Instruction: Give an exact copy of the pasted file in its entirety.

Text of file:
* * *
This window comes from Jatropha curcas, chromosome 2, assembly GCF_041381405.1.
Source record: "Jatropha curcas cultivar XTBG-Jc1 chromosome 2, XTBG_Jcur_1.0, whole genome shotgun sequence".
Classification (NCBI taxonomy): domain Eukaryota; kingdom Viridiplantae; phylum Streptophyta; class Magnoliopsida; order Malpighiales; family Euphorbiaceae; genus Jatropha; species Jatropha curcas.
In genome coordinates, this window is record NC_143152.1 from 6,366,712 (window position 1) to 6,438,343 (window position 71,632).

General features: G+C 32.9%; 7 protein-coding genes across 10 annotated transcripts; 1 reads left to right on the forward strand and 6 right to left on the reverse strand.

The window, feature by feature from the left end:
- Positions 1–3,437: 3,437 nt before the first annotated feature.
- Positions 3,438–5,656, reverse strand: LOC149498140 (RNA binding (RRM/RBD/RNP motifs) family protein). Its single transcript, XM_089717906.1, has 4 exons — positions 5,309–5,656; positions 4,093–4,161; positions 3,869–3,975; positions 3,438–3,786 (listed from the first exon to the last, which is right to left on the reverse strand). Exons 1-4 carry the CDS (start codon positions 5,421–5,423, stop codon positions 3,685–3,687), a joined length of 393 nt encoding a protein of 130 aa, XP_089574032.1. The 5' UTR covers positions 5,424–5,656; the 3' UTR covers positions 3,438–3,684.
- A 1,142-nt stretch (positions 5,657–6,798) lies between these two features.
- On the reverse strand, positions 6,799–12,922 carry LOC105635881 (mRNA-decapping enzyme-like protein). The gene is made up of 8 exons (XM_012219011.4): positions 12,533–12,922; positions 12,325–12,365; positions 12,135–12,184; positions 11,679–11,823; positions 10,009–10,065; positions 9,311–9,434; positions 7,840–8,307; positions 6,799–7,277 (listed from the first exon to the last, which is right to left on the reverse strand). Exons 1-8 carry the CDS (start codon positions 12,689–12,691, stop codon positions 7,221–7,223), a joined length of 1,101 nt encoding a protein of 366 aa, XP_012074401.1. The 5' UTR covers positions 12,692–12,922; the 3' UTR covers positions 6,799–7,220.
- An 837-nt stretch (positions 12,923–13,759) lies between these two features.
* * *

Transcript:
This window comes from Jatropha curcas, chromosome 2, assembly GCF_041381405.1.
Source record: "Jatropha curcas cultivar XTBG-Jc1 chromosome 2, XTBG_Jcur_1.0, whole genome shotgun sequence".
Classification (NCBI taxonomy): domain Eukaryota; kingdom Viridiplantae; phylum Streptophyta; class Magnoliopsida; order Malpighiales; family Euphorbiaceae; genus Jatropha; species Jatropha curcas.
In genome coordinates, this window is record NC_143152.1 from 6,366,712 (window position 1) to 6,438,343 (window position 71,632).

General features: G+C 32.9%; 7 protein-coding genes across 10 annotated transcripts; 1 reads left to right on the forward strand and 6 right to left on the reverse strand.

The window, feature by feature from the left end:
- Positions 1–3,437: 3,437 nt before the first annotated feature.
- Positions 3,438–5,656, reverse strand: LOC149498140 (RNA binding (RRM/RBD/RNP motifs) family protein). Its single transcript, XM_089717906.1, has 4 exons — positions 5,309–5,656; positions 4,093–4,161; positions 3,869–3,975; positions 3,438–3,786 (listed from the first exon to the last, which is right to left on the reverse strand). Exons 1-4 carry the CDS (start codon positions 5,421–5,423, stop codon positions 3,685–3,687), a joined length of 393 nt encoding a protein of 130 aa, XP_089574032.1. The 5' UTR covers positions 5,424–5,656; the 3' UTR covers positions 3,438–3,684.
- A 1,142-nt stretch (positions 5,657–6,798) lies between these two features.
- On the reverse strand, positions 6,799–12,922 carry LOC105635881 (mRNA-decapping enzyme-like protein). The gene is made up of 8 exons (XM_012219011.4): positions 12,533–12,922; positions 12,325–12,365; positions 12,135–12,184; positions 11,679–11,823; positions 10,009–10,065; positions 9,311–9,434; positions 7,840–8,307; positions 6,799–7,277 (listed from the first exon to the last, which is right to left on the reverse strand). Exons 1-8 carry the CDS (start codon positions 12,689–12,691, stop codon positions 7,221–7,223), a joined length of 1,101 nt encoding a protein of 366 aa, XP_012074401.1. The 5' UTR covers positions 12,692–12,922; the 3' UTR covers positions 6,799–7,220.
- An 837-nt stretch (positions 12,923–13,759) lies between these two features.